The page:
On Conflict, Taylor tackles the big questions of life, love, mortality, and spirituality. The album opens with “You Need Love,” a breezy, jazzy tune led by its brass arrangements and an electric piano sound similar to the RMI Electra-Piano that Fela Kuti played on so many of his classics. Taylor’s iconic tune “Love And Death” shows up here as well with its complex brass arrangement and group vocals urging us to “listen to my story of love and death.” “What Is Life?” is another funky, uptempo track that shines with an outstanding vocal from Taylor.


Merch for this release:
Vinyl LP, Compact Disc (CD)

Recorded in 1980 and released in 2019, Palaver was created in a short, one-off session while Taylor was on tour in Nigeria. After being shelved for nearly 40 years, Palaver’s indelible songs and laidback grooves finally saw the light of day. One standout aspect of the album is Taylor’s guitar playing. On “Make You No Mind” and “Palaver,” in particular, Taylor plays with fluency and great sensitivity.

Love And Death

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Compact Disc (CD), 2 x Vinyl LP

Brimming with spiritual power and musical vitality, Taylor’s Love And Death was released over a half-century into his career as a musician. A long-tenured veteran of the music scene, Taylor’s strength’s as a songwriter, composer, and vocalist shine on “Nga Nga” and the dancefloor burner “African Woman.” The album also includes two instrumental cuts, “Victory” and “Kwame.” With their memorable brass parts, funky grooves, and dynamic instrumental interplay, both instrumentals remind us that Taylor and his band have some serious jazz chops. Rooted in tradition with a sound that is electric and modern, Love And Death is one of the most impressive standouts in Taylor’s catalog.

Appia Kwa Bridge

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Compact Disc (CD)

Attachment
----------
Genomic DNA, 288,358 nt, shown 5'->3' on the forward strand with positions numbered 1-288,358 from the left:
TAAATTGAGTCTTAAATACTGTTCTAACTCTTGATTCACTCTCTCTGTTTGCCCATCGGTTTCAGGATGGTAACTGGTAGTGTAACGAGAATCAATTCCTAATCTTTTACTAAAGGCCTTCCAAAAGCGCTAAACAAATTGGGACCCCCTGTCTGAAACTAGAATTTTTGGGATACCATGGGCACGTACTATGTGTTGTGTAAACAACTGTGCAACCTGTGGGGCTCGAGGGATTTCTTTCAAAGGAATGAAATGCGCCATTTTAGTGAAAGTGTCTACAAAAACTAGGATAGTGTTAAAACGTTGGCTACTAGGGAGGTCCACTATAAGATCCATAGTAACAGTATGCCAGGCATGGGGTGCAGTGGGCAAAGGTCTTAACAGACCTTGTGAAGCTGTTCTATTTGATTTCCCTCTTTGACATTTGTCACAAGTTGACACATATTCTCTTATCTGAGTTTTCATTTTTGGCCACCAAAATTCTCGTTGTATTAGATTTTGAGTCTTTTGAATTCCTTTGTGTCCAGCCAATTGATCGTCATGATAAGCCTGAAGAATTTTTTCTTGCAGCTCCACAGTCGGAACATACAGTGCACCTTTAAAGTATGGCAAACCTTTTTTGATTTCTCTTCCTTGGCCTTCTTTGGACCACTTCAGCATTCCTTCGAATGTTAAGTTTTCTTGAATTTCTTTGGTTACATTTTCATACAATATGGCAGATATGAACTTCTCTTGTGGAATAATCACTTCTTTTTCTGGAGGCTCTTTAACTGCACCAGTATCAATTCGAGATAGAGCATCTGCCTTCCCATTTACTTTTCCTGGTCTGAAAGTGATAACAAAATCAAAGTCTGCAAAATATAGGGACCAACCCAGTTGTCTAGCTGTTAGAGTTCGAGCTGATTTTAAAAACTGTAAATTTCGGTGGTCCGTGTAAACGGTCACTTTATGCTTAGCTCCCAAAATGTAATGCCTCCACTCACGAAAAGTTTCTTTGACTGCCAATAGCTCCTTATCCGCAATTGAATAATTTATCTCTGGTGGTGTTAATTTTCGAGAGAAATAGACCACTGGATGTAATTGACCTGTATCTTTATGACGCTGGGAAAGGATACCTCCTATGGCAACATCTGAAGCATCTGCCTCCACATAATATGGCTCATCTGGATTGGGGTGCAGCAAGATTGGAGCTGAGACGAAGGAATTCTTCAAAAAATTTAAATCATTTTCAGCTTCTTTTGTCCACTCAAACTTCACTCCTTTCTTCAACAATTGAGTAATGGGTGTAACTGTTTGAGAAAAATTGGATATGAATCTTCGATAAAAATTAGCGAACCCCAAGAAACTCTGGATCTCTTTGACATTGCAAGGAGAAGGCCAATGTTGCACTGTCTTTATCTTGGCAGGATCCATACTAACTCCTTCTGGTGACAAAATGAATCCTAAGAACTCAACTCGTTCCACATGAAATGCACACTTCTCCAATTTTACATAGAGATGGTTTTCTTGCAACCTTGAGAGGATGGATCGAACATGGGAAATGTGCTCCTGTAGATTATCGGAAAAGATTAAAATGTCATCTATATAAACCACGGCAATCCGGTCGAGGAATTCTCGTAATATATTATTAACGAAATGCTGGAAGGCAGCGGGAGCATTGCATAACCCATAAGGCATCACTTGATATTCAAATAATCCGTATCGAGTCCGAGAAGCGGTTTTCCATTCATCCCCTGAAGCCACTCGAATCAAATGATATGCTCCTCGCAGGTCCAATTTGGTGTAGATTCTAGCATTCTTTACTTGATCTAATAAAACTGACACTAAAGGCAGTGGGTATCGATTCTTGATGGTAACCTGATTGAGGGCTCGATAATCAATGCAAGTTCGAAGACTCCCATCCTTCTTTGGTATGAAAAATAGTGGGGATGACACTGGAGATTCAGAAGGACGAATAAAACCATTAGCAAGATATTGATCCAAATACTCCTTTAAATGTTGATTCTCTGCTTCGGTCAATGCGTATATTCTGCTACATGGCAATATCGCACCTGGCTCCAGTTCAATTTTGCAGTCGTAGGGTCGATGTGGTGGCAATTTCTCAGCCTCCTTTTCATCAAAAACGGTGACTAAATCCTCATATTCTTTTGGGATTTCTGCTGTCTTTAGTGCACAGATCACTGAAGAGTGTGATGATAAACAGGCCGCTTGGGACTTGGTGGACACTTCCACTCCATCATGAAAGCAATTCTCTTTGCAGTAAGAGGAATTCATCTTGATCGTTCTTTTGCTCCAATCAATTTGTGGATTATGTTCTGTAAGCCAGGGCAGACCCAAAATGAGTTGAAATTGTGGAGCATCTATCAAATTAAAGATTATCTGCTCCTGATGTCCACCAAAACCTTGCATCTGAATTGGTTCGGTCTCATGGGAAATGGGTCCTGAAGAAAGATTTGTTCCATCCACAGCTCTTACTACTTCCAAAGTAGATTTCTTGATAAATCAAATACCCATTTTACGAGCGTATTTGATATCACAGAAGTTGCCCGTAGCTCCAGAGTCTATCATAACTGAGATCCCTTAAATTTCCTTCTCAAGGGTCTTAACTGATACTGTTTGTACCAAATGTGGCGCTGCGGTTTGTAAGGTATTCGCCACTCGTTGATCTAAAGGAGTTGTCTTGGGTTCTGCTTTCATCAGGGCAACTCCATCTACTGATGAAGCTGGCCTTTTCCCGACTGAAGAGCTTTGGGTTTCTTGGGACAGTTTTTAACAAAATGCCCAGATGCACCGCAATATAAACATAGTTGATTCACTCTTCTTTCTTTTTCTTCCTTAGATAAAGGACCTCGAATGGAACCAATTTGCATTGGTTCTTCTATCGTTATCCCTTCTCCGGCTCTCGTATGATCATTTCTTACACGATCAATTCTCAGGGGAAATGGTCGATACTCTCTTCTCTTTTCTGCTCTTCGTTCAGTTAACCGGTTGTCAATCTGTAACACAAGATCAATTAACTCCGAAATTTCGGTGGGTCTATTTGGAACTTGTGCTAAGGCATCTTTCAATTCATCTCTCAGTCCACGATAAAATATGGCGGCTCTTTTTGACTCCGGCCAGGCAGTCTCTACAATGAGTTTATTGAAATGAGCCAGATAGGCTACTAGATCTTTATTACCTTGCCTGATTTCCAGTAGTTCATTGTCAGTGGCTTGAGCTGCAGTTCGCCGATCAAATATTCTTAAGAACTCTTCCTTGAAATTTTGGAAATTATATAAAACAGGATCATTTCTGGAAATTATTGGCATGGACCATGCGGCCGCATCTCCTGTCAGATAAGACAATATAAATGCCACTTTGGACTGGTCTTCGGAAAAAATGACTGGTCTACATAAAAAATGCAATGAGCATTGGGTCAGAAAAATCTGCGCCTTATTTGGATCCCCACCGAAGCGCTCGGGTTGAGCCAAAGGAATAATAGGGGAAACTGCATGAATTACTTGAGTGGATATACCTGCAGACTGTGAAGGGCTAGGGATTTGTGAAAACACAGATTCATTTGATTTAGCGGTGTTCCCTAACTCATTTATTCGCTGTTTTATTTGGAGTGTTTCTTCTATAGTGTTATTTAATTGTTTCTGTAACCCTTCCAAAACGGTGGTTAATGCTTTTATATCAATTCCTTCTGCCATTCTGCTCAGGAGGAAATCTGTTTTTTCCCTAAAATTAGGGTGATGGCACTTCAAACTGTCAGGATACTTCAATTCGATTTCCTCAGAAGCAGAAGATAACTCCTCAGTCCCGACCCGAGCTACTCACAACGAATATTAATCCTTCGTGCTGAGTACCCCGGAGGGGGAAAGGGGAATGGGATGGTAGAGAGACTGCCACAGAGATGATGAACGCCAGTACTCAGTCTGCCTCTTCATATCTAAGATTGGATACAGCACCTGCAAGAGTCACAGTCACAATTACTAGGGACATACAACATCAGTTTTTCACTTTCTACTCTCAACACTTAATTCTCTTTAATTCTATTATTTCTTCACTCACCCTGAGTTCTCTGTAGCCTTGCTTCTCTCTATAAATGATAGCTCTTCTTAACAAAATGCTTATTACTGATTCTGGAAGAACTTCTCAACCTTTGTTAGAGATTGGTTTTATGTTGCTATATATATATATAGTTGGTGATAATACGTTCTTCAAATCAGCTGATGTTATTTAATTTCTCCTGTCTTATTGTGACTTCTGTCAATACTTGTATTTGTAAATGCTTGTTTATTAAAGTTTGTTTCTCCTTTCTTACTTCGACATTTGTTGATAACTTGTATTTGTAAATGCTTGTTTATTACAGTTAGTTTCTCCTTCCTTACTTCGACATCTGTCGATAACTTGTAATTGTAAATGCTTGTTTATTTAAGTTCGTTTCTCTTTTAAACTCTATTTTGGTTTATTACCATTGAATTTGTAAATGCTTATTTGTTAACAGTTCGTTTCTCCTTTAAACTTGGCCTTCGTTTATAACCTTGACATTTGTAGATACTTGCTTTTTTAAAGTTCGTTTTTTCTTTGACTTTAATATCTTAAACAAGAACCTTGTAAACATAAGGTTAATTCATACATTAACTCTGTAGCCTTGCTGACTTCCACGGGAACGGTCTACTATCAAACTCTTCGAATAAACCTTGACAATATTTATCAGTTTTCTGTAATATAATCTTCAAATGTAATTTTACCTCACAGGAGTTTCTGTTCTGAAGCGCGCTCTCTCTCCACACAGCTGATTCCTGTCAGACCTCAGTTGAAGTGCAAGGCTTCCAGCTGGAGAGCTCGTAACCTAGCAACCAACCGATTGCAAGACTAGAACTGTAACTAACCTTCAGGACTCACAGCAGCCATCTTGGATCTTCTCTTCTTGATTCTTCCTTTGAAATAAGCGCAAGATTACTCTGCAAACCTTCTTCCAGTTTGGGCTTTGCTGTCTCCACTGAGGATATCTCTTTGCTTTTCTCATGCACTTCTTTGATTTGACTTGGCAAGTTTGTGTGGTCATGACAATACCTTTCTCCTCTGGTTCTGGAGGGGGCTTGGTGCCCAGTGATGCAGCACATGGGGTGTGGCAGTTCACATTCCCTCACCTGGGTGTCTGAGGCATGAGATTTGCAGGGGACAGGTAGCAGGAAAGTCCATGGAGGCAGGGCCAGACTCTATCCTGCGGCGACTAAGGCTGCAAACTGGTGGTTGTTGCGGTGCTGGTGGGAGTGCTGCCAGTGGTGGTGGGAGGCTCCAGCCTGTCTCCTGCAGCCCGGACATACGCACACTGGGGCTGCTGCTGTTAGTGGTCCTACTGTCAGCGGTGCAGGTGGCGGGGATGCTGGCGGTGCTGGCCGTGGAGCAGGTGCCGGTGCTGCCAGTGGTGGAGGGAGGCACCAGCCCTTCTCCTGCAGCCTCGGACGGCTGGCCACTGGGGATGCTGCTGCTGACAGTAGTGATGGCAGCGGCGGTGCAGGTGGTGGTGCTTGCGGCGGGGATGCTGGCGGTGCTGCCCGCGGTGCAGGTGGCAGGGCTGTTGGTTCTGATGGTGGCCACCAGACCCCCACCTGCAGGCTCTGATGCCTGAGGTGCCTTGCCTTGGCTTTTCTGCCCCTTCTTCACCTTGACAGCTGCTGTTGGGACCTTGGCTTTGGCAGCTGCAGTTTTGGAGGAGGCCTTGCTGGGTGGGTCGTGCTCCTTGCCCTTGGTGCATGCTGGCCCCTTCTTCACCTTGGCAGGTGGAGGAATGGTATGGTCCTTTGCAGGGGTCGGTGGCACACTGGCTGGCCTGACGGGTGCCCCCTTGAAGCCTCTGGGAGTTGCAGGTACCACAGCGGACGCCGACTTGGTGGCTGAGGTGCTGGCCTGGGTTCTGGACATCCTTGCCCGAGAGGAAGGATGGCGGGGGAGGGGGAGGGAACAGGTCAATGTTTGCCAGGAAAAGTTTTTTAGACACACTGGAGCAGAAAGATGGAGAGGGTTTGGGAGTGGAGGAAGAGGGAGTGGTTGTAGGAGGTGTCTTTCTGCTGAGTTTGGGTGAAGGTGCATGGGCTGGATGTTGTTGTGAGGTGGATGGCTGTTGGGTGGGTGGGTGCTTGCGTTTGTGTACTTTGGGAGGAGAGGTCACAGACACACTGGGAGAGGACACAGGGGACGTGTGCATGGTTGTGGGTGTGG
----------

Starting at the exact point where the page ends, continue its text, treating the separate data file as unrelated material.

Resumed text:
Appia Kwa Bridge may be a collaboration with the Berlin-based crew Afrobeat Academy, but Taylor has characterized the album as a return to his highlife roots. On “Abonsam,” Taylor and the band hold down a hypnotic 6/8 groove that provides a home for Taylor’s outstanding singing and dreamy guitar tone. “Nsu Na Kwan” is a grand and celebratory tune that features Taylor singing about the beauty and longevity of God’s creation. “Yaa Amponsah” strips the music down for a bit, eschewing the big brass parts in favor of an intimate performance with only Taylor’s voice and guitar. The album closes similarly with “Berrima,” a time-stopping song that Taylor wrote while mourning the death of his wife Selina. The song is a fitting endcap to a release that highlights the depth and versatility of Taylor’s artistry.

Yen Ara 

Merch for this release:
Vinyl LP, Compact Disc (CD)

2018’s Yen Ara might be the most powerful and fiery entry in Taylor’s later catalog. The album opens with “Poverty No Good,” a plain-spoken meditation on wealth and class. As his band lays down a bass and hand drum-heavy groove, Taylor emphatically reminds us that in a just world, “No man should be poor!” “Mumudey Mumudey” pushes the tempo while relying on an intricate call-and-response dynamic for the chorus. “Mind Your Business” is a propulsive anthem telling folks to mind the business that pays you. To add further color to the track, Taylor delivers a thrilling guitar solo, and the brass hits are soaked in a trippy, dub-style echo. Uplifting and robust with a distinct musical edge, Yen Ara more than holds its weight against Taylor’s finest ‘70s and ‘80s releases.